The Art of Zoning Out

The picture below will forever have a place on a wall in The Sober Garden. For those of you who like to know titles and the like, it’s called ‘The Arrival of the Jarrow Marchers in London, Viewed From an Interior’ by Thomas Cantrell Dugdale (1880-1952).

arrival of jarrow marchers.jpg

 

Here’s the story. A week or two ago, I resurfaced from a gruelling and stressful time at work. Late nights and early starts meant that I met the deadline. Phew. I lived to tell the tale, worn out but sober.

What followed though was a bout of post-show-blues. I felt undervalued in my workplace. More horribly, I felt disconnected to my family and home because of the extra hours I’d put in away from them.  Resentment bubbled up from my stomach and into my mouth, leaving a bitter, acrid taste: what exactly was the point of working hard when all I’d achieved was lining someone else’s pocket? I was coming down with a cold. I looked like shit and felt heavy and jaded, not having had even stretched my limbs for a couple of weeks.  At this point, the desire to Zone Out was strong. I had managed a heavy workload without reaching for the bottle. But now, surely I deserved it? The end of a difficult time needed to be marked, didn’t it? I wanted to sit, and stare, and not…be here.

Dangerous times for someone recently living alchohol free.

And then the memory of a painting I once saw at the Geffrye Museum in London came to mind. I remember when I saw this painting in the flesh, it held me spell-bound. Its luminescence took my breath away, it’s story-telling held me utterly captivated and I gauped at it on the museum wall for ages. Why it came to mind when I hadn’t thought about it for years and while I was busy fantasising about stopping off at the shops on my way home for a bottle of red, I don’t know.  But it did and it wouldn’t go away. So at my desk, I googled the image and stared at it – for ages. I found myself immersed in imagining back-stories for the characters in the painting. I wondered what their relationship was like – with each other and with the world around them; I thought about what it must have been like to be living in 1930s England, the contrast in lifestyle between the privileged and the impoverished; I thought about what drove the marchers to make their political demonstration; and all that besides, I marvelled at the skill of the artist.

The idea that I needed a bottle (or more) of wine to Zone Out and forget about my job for a while passed. Not only that, but I realised what a lie that ‘need’ is. I don’t need booze to zone out. You don’t need it. Whether it’s looking at a fantastic painting, listening to music, writing or reading, or creating something with your hands, cooking a meal, or laughing with friends, or sitting quietly with yourself and/or a loved one or watching your children play – or just stopping, taking five to be quiet and still and at peace – you don’t need alcohol or anything else to do it. All that we need is within is. What an utter blessing sobriety is.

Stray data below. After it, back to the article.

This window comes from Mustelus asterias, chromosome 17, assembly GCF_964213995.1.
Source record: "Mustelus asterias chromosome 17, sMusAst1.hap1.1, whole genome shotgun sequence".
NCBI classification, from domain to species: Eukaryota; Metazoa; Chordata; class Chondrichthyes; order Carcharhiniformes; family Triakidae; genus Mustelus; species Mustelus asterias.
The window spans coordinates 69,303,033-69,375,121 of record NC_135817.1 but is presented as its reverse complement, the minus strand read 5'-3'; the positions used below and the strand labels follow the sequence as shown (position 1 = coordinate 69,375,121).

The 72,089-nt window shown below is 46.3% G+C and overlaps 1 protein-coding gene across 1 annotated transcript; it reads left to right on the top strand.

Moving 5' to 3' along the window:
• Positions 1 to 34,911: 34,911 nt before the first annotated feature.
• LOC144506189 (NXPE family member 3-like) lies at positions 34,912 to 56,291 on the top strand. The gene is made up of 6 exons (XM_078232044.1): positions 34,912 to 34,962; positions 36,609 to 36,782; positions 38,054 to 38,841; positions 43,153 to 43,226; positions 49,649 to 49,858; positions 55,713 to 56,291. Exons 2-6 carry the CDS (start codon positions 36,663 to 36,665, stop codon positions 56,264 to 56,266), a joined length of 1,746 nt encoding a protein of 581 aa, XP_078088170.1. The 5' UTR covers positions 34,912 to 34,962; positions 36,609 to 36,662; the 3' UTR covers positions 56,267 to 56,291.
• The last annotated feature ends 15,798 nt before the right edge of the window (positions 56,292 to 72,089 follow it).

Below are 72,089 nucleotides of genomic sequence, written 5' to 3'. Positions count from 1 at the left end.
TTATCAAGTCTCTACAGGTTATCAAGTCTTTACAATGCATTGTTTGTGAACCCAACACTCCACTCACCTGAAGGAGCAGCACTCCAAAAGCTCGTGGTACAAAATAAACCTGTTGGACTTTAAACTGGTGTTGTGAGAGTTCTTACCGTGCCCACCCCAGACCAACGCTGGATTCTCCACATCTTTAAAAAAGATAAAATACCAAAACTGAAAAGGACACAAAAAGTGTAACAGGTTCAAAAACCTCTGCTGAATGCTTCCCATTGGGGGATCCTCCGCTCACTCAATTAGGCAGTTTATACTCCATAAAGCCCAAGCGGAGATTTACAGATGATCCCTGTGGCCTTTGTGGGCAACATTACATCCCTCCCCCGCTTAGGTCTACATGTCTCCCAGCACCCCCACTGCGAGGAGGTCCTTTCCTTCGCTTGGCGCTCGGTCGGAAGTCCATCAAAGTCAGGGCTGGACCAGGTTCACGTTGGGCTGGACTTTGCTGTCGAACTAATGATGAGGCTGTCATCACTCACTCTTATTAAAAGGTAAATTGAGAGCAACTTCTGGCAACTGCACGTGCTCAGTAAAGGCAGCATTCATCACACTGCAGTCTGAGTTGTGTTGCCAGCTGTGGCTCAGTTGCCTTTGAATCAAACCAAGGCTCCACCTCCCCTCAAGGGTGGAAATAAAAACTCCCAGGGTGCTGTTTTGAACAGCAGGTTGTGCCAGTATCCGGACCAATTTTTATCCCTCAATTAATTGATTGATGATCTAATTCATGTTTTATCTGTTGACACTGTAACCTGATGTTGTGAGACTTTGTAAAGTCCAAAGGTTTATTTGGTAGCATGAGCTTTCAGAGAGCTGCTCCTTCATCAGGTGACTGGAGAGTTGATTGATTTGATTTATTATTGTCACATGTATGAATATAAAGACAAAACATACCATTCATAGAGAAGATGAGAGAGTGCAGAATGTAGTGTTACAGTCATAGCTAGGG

Our society labels drinking as pleasurable. But drinking too much and too often denies pleasure. If you’re drunk how you can you possibly properly, wholly engage with pleasure? You can’t. Whether it’s the pleasure to be gained from physical love, or from reading a good book, from taking a walk in the park, from dancing your pants off, or relaxing in the bath – you’re not going to appreciate any of it pissed.

Alcohol abuse puts a lid on the highs of life. Our time on this planet is so short and so precious and I’m in the mood to fill every moment. I’m in the mood to not abuse alcohol. For me, that means not drinking at all (I can’t moderate) but if that’s what it takes to taste life’s highs, that’s what it takes.

Love from The Sober Garden x.

 

 

 

 

 

 

 

 

 

 

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13 thoughts on “The Art of Zoning Out

  1. Very inspiring. I am amazed how many pastimes went by the wayside with the drinking. Going to a museum to see paintings, for instance. Or painting itself. I too am enjoying tasting life all over again. ; )

  2. Beautifully written. Thanks for sharing! Also stuck in a working too much slump. U fortunately I hid in a bottle and you didn’t. Great job!!! It’s freaking hard.

    • It is hard, I know – and everyone wants to lose themselves every now and again. But I’m just realising that there are healthy, really enjoyable, hangover-free ways in which to lose yourself! Who’d have thought it?! Thanks so much for commenting.

  3. Hmmm…something to definitely think about! I think that I am so busy making myself busy so I don’t drink that I am not stopping to smell the roses and enjoy other pleasures. You definitely gave me something to chew on!!! Thank you!

    • Too busy to stop a while…I recognise that ol’ chestnut! And in the early days of sobriety keeping your hands occupied with anything rather than pouring a drink is vital – well, it was for me! Thanks everso for dropping by.

  4. I really love your post, it is very beautiful. Thank you for sharing. I too can’t moderate alcohol, so I am staying the hell away from it too. I’d rather get drunk on life’s pleasures. :o)

  5. I love this. Awesome advice. Awesome awesome awesome. Please keep dispensing the sober wisdom! Folk like me need it. I love that painting too, it is mesmerising. The man is blowing smoke rings! I didn’t notice that until I zoomed in xxx

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